Ellen returns to the house. Harry will remain, and have a few words more with the boys. A few minutes pass, and Ellen returns with an armful of blankets, with which she covers the people carefully and kindly. How full of goodness-how touching is the act! She has done her part, and she returns to the house in advance of Harry, who stops to take a parting good-night, and whisper a word of consolation in their ears. He looks upon them as dear brothers in distress, objects for whom he has a fellow sympathy. He leaves them for the night; closes the door after him; locks it. He will return to Ellen, and enjoy a mutual exchange of feeling.
Scarcely has he left the door, when three persons, disguised, rush upon him, muffle his head with a blanket, bind his hands and feet, throw him bodily into a waggon, and drive away at a rapid speed.
Competition in human things.
It is enough to inform the reader that Romescos and Mr. M’Fadden were not only rival bidders for this very desirable piece of preaching property, but, being near neighbours, had become inveterate enemies and fierce political opponents. The former, a reckless trader in men, women, and children, was a daring, unprincipled, and revengeful man, whose occupation seldom called him to his plantation; while the latter was notorious as a hard master and a cruel tyrant, who exacted a larger amount of labour from his negroes than his fellow planters, and gave them less to eat. His opinion was, that a peck of corn a week was quite enough for a negro; and this was his systematic allowance;—but he otherwise tempted the appetites of his property, by driving them, famished, to the utmost verge of necessity. Thus driven to predatory acts in order to sustain life, the advantages offered by Romescos’ swamp-generally well sprinkled with swine-were readily appropriated to a very good use.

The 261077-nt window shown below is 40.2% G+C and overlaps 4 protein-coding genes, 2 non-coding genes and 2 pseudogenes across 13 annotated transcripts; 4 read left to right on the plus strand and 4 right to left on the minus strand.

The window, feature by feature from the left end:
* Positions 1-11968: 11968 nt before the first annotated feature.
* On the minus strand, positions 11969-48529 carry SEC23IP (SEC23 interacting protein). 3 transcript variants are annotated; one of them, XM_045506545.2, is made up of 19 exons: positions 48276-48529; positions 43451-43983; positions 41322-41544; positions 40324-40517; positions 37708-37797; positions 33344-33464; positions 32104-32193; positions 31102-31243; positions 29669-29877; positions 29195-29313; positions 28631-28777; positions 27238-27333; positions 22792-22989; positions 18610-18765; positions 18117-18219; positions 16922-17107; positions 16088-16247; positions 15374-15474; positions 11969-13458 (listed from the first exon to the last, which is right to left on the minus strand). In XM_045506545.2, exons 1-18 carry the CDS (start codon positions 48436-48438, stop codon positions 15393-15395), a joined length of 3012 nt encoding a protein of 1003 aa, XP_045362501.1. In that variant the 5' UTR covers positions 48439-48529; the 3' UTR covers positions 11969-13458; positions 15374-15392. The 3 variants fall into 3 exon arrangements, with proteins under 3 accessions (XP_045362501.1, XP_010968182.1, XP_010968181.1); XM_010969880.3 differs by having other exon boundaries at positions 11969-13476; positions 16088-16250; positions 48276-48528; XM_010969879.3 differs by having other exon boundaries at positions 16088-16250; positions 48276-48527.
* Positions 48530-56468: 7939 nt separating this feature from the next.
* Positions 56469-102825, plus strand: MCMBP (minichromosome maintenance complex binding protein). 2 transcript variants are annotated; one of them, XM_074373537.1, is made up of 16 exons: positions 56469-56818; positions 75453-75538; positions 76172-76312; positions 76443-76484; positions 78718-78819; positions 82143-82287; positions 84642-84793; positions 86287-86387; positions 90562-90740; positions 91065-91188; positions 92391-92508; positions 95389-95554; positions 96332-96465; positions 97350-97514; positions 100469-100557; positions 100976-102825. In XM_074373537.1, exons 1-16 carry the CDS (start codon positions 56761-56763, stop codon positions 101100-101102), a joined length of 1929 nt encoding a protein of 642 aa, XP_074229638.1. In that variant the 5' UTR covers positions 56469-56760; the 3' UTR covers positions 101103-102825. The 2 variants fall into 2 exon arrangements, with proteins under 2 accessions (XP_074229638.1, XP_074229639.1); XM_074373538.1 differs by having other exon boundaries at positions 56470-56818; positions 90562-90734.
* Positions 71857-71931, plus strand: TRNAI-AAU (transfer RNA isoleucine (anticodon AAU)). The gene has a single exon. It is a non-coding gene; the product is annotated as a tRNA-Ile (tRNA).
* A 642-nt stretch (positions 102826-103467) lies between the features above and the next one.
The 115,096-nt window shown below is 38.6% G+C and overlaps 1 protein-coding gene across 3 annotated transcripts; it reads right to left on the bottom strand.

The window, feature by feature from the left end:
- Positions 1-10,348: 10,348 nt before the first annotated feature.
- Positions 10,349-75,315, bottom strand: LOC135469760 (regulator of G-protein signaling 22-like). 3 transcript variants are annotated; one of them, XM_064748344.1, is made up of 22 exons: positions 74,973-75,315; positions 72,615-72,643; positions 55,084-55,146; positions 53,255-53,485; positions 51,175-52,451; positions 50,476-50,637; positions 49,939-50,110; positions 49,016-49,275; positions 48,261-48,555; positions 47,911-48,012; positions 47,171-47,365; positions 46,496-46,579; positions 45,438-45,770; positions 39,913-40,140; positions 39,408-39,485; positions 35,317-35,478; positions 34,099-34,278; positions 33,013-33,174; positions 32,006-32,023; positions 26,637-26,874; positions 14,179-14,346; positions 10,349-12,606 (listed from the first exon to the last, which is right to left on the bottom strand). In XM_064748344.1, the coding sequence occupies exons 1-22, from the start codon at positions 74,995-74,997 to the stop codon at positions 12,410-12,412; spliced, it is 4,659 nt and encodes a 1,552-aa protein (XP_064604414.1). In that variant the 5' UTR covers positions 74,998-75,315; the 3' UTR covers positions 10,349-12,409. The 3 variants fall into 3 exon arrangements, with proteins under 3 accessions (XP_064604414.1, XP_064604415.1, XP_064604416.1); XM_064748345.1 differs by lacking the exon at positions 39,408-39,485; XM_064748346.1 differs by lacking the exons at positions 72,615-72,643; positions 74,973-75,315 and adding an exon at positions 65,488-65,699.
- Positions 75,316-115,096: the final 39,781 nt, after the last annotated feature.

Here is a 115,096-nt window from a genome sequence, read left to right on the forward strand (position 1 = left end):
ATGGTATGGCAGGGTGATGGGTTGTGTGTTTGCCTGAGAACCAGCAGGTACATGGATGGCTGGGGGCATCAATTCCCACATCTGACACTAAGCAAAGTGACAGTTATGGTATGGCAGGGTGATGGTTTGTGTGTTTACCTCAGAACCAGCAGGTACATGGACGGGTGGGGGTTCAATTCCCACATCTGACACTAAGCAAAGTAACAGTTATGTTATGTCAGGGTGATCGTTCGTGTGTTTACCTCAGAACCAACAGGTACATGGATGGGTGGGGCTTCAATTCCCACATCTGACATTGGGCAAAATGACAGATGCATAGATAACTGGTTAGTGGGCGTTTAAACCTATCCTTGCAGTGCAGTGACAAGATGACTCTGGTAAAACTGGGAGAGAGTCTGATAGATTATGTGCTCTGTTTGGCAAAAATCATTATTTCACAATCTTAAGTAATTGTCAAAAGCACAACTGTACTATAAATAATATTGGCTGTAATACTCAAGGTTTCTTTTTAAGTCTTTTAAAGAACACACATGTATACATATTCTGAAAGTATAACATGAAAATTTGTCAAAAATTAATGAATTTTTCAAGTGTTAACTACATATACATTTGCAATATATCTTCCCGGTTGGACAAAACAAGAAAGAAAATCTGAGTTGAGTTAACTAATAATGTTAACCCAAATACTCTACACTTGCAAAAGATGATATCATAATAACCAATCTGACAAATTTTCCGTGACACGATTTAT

Under covert of Romescos’ absence, Mr. M’Fadden had no very scrupulous objection to his negroes foraging the amply provided swamp,—provided, however, they did the thing on the sly, were careful whose porker they dispatched, and said nothing to him about the eating. In fact, it was simply a matter of economy with Mr. M’Fadden; and as Romescos had a great number of the obstinate brutes, it saved the trouble of raising such undignified stock. Finding, however, that neighbour M’Fadden, or his predatory negroes-such they were called-were laying claim to more than a generous share of their porkships, Romescos thought it high time to put the thing down by a summary process. But what particularly “riled” Romescos in this affair of the hogs was, that M’Fadden’s negroes were not content with catching them in an honourable way, but would do it through the agency of nasty cur-dogs, which he always had despised, and held as unfit even to hunt niggers with. Several times had he expressed